Ashley Jensen stars in this quintessentially British village mystery based on the bestselling books by M.C. Beaton. Fulfilling a lifelong dream, Agatha Raisin retires early to a quaint village in the Cotswolds and soon finds a second career as an amateur detective investigating mischief, mayhem, and murder in her deceptively devious town.
Bloodless murders, quirky PG seduction, and decidedly British locations and behaviours, Agatha Raisin has returned for a third season. Seemingly refreshed, Season 3 provides this previously amateur sleuth with her own detective agency, along with a new mix of recurring characters. While it remains at heart a wholesome detective series (despite revolving largely around threats of death and bodily harm), Ashley Jensen's third round as the titular character is disappointedly sterile.
This latest season has come with an additional change in format. Starting with a 90-minute Halloween Special that matches the format of its sophomore season, before splitting the remaining three stories into six forty-five-minute episodes; each story being told over 90 minutes, but split into the shorter format of its debut season. The longer format provides opportunities for wider-reaching and interweaving narratives, and yet the opportunity is squandered for the low-hanging fruit of more bountiful red herrings and misdirections.
The new location with new recurring characters proves to be the downfall of the series. More Coronation Street than Sherlock Holmes, personal dramas and egos steal the spotlight from the detective work; dramas that are underripe and undeveloped. With reduced roles of established characters and new characters that lack charisma, Agatha Raisin finds herself now surrounded by people, yet devoid of chemistry. Like a group of strangers doing a first table-read of a script, Agatha Raisin lacks suspense, tension, romance, any sense of emotion.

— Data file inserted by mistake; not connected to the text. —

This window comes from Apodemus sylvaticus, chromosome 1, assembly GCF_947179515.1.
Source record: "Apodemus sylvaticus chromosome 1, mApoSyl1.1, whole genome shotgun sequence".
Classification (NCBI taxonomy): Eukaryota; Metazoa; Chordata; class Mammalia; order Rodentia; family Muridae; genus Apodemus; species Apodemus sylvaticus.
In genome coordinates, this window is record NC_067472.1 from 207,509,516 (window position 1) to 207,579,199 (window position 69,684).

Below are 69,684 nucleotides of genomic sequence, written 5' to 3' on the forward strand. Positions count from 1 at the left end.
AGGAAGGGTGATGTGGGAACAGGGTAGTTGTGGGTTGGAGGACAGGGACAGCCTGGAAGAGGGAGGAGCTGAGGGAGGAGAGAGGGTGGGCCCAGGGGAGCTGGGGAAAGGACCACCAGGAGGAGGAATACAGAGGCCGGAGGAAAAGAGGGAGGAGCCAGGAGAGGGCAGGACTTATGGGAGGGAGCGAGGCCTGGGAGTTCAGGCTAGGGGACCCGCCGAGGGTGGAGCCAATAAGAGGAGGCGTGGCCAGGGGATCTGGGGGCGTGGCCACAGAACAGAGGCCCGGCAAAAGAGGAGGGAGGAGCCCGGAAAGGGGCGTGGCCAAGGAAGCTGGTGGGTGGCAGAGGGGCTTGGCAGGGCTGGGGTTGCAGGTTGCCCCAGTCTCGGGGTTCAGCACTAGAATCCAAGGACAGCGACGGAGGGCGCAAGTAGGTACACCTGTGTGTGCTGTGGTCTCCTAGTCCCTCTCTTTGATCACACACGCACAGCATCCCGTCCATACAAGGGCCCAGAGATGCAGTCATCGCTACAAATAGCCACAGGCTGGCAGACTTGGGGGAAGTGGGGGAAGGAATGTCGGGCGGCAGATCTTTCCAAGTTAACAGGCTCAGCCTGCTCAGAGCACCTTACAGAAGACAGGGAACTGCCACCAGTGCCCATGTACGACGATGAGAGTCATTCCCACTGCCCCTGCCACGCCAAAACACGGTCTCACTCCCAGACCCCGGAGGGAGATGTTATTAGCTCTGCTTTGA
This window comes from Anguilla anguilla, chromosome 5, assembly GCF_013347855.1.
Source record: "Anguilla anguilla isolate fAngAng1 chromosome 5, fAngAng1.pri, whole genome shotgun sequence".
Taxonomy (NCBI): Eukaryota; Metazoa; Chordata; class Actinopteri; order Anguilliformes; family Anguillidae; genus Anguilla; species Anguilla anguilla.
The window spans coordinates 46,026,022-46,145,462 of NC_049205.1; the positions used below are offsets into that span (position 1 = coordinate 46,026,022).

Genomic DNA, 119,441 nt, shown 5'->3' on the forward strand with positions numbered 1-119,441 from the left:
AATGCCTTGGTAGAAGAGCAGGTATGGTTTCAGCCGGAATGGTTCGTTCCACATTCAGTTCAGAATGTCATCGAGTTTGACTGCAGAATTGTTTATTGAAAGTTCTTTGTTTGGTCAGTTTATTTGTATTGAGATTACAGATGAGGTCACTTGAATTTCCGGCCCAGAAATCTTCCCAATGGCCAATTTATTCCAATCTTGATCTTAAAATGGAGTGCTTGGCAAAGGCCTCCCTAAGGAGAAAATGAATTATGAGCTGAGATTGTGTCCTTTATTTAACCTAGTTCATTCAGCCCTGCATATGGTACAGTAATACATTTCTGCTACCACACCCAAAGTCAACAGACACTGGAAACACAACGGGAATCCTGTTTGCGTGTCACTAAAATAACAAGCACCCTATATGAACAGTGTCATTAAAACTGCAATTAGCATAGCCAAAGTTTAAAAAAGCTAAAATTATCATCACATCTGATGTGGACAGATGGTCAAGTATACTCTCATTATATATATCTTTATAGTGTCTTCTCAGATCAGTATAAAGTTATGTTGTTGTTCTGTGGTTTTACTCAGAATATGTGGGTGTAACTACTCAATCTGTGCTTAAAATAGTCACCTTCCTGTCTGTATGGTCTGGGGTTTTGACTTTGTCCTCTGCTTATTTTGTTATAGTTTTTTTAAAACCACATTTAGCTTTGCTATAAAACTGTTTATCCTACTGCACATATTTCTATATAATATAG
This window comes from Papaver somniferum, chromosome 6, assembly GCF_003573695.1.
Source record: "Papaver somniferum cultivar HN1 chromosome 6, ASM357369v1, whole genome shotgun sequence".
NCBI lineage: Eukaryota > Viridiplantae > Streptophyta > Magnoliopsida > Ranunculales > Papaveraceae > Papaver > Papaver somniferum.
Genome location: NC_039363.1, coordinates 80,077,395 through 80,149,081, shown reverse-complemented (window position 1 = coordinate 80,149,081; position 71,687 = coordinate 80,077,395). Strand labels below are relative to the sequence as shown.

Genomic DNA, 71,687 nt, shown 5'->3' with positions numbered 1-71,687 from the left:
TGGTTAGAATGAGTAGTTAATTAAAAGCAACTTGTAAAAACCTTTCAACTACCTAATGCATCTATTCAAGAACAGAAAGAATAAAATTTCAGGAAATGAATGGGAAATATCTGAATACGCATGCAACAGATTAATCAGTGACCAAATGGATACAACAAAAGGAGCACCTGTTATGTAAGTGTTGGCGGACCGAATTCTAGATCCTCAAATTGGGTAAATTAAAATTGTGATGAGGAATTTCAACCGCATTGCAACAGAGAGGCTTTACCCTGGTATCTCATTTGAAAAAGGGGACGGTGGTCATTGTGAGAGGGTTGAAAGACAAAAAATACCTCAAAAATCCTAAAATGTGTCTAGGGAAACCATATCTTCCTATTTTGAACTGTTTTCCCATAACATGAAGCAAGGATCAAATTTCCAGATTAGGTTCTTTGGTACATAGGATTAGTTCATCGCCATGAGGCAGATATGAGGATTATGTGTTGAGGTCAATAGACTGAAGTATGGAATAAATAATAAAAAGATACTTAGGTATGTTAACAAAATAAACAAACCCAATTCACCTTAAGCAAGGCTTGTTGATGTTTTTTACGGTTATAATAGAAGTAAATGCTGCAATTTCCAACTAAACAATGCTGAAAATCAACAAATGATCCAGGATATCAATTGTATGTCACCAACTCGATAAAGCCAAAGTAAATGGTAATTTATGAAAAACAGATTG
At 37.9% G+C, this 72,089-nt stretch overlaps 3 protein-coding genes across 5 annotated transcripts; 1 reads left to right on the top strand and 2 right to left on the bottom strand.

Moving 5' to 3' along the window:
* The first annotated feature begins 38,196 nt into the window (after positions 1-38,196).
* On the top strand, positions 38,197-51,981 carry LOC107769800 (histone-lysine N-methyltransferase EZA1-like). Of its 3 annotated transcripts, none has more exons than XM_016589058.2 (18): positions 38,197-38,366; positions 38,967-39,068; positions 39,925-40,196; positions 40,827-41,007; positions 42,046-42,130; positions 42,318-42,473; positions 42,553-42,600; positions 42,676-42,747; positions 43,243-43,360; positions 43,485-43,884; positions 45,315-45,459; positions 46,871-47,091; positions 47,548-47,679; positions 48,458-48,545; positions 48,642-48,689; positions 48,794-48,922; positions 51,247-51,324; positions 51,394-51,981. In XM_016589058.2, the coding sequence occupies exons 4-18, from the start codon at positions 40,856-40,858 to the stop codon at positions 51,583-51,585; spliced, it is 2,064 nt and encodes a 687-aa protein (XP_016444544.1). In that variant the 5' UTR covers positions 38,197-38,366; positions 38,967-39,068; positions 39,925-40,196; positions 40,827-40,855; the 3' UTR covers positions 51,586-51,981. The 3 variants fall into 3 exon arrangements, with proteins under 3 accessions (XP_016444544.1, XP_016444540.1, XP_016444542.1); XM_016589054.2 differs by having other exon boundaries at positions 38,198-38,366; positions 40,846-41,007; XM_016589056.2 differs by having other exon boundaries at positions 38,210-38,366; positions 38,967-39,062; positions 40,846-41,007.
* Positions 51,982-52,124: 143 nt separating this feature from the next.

While Agatha Raisin finds itself lacking in social cohesion and character development, it keeps the show in its lane as an episodic piece and maintains a light-hearted presence. Bright and vibrant, the over-the-top and exaggerated writing fits in well with the jaunty period murder mysteries like Miss Fisher's Murder Mysteries, the recent feature film release, Blithe Spirit, and even the kid's show Scooby-Doo. Quirky and inconsequential, the lack of any blood or any sense of real danger makes Agatha Raisin a surprisingly PG piece that the whole family can enjoy.
Season 3 pales in comparison to its earlier seasons, but it's still an enjoyable romp through near-whimsical mysteries and infantile humour.
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